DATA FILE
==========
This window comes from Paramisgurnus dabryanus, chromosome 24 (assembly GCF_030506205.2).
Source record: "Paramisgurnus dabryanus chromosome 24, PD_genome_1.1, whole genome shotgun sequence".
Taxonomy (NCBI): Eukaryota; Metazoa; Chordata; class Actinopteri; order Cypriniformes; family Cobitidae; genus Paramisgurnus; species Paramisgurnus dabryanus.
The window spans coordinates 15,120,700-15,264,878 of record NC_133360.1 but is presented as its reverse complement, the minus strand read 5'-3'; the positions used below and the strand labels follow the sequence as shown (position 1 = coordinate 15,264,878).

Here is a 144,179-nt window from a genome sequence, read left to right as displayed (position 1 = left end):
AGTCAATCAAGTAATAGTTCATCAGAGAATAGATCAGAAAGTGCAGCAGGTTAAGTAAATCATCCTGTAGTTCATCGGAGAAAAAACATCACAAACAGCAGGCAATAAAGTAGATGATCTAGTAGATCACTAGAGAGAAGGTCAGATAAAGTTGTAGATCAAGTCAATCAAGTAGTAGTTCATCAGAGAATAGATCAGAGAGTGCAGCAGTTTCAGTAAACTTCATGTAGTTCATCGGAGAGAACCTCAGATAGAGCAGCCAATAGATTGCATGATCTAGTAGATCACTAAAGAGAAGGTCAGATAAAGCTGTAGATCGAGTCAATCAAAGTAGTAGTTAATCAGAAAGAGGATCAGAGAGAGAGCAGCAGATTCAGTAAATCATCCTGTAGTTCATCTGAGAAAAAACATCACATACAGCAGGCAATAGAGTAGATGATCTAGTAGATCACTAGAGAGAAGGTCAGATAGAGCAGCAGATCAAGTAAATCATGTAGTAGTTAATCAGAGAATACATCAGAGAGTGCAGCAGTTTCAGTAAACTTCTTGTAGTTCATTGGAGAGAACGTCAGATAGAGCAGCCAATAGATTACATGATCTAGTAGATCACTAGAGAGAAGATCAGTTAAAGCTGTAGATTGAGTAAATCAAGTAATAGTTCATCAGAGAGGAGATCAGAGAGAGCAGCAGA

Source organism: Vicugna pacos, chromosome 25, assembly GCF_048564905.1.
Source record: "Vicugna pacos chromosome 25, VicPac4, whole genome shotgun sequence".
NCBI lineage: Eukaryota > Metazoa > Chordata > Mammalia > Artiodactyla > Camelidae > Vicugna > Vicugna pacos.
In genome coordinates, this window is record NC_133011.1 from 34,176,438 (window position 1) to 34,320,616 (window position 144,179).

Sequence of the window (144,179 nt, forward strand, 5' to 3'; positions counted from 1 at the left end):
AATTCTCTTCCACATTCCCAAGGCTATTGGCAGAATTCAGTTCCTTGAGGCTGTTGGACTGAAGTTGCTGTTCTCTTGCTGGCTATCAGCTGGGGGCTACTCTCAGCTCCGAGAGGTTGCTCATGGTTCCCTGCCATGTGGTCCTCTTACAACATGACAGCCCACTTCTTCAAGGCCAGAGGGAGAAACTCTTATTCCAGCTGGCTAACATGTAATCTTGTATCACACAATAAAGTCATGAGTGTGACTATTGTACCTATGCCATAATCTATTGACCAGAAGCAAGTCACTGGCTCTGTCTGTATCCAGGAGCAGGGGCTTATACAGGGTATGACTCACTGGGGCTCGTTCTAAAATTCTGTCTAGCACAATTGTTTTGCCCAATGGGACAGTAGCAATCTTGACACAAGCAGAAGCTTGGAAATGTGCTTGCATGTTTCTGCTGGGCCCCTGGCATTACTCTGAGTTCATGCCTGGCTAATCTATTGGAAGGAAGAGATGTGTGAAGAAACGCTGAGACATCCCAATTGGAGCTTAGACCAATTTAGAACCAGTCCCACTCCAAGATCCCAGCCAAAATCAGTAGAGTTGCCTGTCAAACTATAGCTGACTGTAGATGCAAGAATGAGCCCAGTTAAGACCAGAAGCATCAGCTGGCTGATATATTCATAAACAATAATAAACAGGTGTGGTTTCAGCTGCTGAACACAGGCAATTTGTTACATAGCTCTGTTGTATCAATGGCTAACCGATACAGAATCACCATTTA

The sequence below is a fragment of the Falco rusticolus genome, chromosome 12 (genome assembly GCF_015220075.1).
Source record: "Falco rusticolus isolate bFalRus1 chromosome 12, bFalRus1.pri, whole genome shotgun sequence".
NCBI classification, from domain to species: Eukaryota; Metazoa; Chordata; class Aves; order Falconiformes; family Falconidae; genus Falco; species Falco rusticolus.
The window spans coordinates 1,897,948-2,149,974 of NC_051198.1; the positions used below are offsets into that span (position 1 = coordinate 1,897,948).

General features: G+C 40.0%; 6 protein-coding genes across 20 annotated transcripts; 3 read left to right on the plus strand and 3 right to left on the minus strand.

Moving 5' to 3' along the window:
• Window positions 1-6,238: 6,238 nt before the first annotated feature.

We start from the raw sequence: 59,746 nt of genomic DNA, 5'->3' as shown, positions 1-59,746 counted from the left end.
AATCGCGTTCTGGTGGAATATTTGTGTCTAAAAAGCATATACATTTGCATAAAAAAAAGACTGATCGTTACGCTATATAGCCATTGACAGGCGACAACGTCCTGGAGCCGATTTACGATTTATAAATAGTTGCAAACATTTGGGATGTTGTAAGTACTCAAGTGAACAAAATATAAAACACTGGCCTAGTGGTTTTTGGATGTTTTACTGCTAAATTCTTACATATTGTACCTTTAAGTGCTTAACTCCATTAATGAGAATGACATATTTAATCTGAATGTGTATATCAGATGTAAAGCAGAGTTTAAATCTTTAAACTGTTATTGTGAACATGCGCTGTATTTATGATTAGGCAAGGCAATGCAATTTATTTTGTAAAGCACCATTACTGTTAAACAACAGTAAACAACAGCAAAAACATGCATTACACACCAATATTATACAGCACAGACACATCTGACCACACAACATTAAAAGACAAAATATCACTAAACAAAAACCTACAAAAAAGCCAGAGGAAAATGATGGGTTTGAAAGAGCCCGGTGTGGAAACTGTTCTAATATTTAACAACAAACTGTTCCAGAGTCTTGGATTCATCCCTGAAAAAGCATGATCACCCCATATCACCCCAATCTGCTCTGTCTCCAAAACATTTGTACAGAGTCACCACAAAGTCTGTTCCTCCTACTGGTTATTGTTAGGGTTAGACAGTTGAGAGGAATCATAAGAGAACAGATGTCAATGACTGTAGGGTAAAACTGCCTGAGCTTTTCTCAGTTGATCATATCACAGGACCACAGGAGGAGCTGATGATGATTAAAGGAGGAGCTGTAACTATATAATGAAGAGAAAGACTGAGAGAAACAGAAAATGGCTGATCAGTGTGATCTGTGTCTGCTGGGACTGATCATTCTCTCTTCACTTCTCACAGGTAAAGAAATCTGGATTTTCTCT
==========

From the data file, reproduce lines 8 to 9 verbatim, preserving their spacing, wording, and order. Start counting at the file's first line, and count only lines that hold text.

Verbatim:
Source record: "Vicugna pacos chromosome 25, VicPac4, whole genome shotgun sequence".
NCBI lineage: Eukaryota > Metazoa > Chordata > Mammalia > Artiodactyla > Camelidae > Vicugna > Vicugna pacos.